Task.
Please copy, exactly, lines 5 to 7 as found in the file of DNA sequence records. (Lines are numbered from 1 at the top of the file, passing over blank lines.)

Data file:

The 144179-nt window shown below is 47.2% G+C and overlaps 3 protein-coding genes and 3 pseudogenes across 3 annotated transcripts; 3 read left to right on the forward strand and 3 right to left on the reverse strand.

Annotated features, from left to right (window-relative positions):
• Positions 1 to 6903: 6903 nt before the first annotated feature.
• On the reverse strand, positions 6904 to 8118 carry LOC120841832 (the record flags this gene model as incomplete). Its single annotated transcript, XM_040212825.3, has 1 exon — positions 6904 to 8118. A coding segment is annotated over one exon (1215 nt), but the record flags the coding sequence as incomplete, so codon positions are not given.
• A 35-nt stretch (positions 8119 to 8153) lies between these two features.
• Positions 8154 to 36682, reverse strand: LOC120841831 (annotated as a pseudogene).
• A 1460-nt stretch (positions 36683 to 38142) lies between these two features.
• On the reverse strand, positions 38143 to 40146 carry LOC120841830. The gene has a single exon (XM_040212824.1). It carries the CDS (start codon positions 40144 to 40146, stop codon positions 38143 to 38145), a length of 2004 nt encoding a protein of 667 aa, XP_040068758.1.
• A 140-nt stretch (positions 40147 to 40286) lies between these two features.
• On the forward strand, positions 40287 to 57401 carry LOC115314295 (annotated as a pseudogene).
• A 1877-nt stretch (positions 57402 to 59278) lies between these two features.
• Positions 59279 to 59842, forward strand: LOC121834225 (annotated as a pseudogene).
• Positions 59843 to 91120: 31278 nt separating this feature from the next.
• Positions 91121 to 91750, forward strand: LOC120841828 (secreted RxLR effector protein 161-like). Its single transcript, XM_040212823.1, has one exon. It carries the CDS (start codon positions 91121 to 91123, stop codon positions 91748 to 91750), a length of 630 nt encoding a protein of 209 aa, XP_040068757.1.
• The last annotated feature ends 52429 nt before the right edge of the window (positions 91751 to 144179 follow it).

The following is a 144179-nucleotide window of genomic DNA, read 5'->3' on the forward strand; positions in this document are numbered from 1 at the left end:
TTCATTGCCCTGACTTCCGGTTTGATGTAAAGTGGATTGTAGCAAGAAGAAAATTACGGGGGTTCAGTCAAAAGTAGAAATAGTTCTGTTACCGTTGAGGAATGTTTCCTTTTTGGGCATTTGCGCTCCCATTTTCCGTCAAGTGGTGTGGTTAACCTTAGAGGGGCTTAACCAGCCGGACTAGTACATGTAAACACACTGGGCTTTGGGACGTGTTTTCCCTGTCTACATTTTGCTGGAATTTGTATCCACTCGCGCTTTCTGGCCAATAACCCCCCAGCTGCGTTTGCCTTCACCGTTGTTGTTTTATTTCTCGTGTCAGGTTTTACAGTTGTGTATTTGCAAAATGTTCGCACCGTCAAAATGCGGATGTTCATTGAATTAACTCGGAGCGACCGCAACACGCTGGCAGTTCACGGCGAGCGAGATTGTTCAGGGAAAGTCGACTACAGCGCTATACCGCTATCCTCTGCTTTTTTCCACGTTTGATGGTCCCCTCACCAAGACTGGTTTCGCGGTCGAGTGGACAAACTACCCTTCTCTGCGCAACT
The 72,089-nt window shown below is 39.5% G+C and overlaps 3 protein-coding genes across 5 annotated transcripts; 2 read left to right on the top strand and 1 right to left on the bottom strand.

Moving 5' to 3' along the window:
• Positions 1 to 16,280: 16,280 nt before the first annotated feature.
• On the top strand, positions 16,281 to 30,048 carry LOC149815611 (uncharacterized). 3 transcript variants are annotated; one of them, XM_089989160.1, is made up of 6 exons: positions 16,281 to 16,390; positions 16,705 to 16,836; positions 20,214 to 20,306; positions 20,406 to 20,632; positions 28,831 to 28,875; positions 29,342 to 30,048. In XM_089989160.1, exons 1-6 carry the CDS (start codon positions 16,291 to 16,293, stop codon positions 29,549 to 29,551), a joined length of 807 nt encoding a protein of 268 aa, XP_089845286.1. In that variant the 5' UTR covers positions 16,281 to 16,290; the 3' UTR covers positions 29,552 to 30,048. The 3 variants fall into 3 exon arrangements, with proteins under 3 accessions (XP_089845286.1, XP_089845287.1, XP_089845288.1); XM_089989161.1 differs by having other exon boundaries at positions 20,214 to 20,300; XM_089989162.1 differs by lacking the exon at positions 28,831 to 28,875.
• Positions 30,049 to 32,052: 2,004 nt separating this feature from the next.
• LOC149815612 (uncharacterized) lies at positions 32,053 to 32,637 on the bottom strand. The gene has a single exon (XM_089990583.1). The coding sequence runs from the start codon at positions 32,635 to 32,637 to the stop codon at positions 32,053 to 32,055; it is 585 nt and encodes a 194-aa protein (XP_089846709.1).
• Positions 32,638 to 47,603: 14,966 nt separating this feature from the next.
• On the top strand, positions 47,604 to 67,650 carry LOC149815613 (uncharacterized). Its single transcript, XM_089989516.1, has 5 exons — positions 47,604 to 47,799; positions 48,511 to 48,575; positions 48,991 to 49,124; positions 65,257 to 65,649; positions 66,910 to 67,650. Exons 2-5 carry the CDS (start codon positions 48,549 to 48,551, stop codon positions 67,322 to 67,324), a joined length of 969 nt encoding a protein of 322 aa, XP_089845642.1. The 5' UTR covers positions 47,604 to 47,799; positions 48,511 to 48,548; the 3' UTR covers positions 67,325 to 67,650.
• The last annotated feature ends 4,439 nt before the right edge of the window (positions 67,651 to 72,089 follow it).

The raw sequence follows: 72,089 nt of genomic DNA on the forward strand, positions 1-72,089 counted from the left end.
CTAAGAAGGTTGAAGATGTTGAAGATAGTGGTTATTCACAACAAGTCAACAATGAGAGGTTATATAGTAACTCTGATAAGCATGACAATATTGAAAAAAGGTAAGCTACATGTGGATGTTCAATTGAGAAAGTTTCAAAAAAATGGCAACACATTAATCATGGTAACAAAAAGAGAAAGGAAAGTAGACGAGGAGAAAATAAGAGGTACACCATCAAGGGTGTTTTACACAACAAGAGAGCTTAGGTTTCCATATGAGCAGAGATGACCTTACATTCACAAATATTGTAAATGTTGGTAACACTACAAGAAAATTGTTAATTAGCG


• A 35-nt stretch (positions 8119 to 8153) lies between these two features.
• Positions 8154 to 36682, reverse strand: LOC120841831 (annotated as a pseudogene).
• A 1460-nt stretch (positions 36683 to 38142) lies between these two features.